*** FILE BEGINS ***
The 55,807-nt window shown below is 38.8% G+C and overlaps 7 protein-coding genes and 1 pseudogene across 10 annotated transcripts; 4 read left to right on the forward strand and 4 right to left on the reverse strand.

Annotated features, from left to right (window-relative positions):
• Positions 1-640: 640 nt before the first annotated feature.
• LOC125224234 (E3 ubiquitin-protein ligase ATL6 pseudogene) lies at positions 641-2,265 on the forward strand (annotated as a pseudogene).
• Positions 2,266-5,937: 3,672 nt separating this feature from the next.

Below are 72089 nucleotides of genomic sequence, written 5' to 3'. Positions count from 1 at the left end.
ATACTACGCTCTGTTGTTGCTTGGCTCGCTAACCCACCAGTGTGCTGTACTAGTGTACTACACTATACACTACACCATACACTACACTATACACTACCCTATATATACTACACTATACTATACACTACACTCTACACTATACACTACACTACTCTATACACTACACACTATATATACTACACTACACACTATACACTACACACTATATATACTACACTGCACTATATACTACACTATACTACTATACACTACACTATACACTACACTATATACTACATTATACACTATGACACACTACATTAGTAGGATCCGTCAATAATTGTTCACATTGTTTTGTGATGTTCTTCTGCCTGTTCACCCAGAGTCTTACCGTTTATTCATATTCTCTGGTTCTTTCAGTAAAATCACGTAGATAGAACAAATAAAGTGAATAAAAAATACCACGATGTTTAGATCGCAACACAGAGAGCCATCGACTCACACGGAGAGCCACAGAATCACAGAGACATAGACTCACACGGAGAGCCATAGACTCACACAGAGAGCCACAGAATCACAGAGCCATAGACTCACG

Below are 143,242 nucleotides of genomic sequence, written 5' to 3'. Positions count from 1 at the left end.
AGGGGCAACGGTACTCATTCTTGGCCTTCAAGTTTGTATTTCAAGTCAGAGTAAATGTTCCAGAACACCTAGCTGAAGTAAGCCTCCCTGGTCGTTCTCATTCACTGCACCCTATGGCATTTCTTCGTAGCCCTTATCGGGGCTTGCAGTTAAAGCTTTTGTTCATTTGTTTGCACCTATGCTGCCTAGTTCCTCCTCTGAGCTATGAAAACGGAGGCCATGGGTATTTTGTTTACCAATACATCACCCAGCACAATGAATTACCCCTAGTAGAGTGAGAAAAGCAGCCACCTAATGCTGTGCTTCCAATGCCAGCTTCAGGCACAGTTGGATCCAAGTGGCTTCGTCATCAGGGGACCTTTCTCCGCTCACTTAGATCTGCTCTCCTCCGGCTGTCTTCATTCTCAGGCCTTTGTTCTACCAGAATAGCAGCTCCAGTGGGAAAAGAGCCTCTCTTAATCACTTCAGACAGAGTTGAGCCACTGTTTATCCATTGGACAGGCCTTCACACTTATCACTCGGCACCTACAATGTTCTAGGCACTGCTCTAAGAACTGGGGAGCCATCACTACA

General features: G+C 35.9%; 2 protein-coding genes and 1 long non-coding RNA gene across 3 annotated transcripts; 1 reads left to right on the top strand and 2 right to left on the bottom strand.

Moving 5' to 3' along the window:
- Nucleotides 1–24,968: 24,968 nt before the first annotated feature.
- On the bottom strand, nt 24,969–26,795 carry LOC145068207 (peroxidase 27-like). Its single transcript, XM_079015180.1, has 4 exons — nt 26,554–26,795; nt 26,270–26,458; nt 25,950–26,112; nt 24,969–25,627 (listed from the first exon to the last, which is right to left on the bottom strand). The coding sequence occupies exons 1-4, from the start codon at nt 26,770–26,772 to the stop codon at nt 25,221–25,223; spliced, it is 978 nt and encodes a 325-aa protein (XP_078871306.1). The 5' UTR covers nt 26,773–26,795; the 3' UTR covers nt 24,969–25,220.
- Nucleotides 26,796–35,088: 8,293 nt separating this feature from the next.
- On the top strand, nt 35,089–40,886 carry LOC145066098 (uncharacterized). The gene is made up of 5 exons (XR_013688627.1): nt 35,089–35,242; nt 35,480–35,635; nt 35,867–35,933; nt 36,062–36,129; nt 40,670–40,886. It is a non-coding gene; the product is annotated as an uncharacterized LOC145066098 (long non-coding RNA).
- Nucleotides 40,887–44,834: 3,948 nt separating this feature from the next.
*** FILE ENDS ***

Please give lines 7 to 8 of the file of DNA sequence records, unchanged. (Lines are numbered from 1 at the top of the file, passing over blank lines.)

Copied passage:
ATACTACGCTCTGTTGTTGCTTGGCTCGCTAACCCACCAGTGTGCTGTACTAGTGTACTACACTATACACTACACCATACACTACACTATACACTACCCTATATATACTACACTATACTATACACTACACTCTACACTATACACTACACTACTCTATACACTACACACTATATATACTACACTACACACTATACACTACACACTATATATACTACACTGCACTATATACTACACTATACTACTATACACTACACTATACACTACACTATATACTACATTATACACTATGACACACTACATTAGTAGGATCCGTCAATAATTGTTCACATTGTTTTGTGATGTTCTTCTGCCTGTTCACCCAGAGTCTTACCGTTTATTCATATTCTCTGGTTCTTTCAGTAAAATCACGTAGATAGAACAAATAAAGTGAATAAAAAATACCACGATGTTTAGATCGCAACACAGAGAGCCATCGACTCACACGGAGAGCCACAGAATCACAGAGACATAGACTCACACGGAGAGCCATAGACTCACACAGAGAGCCACAGAATCACAGAGCCATAGACTCACG

Below are 143,242 nucleotides of genomic sequence, written 5' to 3'. Positions count from 1 at the left end.